Location: Soil Management and Sugarbeet ResearchTitle: Conservation agriculture can help the South American Andean region achieve food security
|BARRERA, VICTOR - National Institute For Agricultural Research (INIAP)|
|ALWANG, JEFFREY - Virginia Tech|
Submitted to: Agronomy Journal
Publication Type: Peer Reviewed Journal
Publication Acceptance Date: 9/3/2021
Publication Date: N/A
Interpretive Summary: Much of global agriculture is prone to extreme soil degradation, and climate change is exacerbating the process. It is likely that an increase in droughts, floods and other extreme events in the Andean region will result in even more severe impacts on agricultural production and food security. Small-scale agriculture currently practiced in the Andean region highlands is associated with excessive soil erosion, soil degradation, and loss of agricultural productivity. The current rates of surface soil loss that we estimate exceed the rate of soil formation and are unsustainable. Erosion occurs at accelerated rates in areas where intensive agriculture cultivates fragile soils on steep slopes, especially during rainy seasons. A changing climate threatens to increase erosion and degradation of the soil resources in the Andean region. Conservation agriculture provides an opportunity to mitigate and adapt to a changing climate and reduce the rate of erosion losses, increasing the potential to achieve food security in the region.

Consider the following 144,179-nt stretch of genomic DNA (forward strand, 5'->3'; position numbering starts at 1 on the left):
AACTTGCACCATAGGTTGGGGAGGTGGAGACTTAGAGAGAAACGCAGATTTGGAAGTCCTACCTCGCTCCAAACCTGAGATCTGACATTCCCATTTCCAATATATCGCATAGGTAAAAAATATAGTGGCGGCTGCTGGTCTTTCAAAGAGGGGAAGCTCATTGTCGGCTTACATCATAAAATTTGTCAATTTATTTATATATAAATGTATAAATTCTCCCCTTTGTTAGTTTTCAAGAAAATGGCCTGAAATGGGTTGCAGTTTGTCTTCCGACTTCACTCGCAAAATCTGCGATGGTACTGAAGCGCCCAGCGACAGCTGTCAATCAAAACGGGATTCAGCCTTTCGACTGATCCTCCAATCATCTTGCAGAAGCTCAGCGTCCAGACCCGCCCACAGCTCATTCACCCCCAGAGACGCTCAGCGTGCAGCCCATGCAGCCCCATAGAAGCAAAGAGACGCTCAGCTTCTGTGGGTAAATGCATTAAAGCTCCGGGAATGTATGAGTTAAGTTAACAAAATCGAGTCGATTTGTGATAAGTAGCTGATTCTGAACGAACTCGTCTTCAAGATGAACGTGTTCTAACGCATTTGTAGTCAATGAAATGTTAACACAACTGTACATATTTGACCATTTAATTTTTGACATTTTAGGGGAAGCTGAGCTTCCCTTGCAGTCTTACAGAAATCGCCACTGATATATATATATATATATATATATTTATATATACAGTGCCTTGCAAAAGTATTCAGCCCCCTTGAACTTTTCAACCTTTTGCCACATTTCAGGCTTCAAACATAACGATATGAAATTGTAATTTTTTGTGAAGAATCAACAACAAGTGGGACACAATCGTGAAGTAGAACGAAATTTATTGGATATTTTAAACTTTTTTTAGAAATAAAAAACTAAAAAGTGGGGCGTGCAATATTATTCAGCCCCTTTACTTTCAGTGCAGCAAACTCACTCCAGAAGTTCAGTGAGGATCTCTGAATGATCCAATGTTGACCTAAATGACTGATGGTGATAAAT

Technical Abstract: The Andean region of Ecuador is dominated by small-scale agriculture on steep slopes vulnerable to erosion, soil degradation, and subsequent productivity loss. Erosion rates exceed the average rate of soil formation by 9 to 286 times, making current agricultural practices in the region unsustainable, and threatening to increase food insecurity. The projected effects of a changing climate vary across the Andean region, with higher precipitation and erosion rates projected for some areas. However, even in areas where the precipitation rates are expected to be lower, the projected erosion rates will still be unsustainable. Recent research on conservation agriculture (CA) practices conducted from 2008 to 2017 in the highlands of Ecuador suggests that yields and cost savings ultimately make several CA production systems profitable compared to conventional practices. In the very short term, gains did not emerge, and the best that could be said about CA is that it did not reduce productivity. Over the medium term, improvements in soil health (lower erosion) led to higher profitability that made the practices more profitable than conventional practices over the entire rotation. However, adoption of these alternatives by local producers, even in research areas, is low. Lack of (public or private) agricultural extension contributes to slow diffusion in the region. There is a need to develop improved communication with local farmers to more effectively relay how conservation agriculture protects the soil, mitigates degradation, and provides a means to prevent a future humanitarian crisis that could emerge from compromised Andean soils.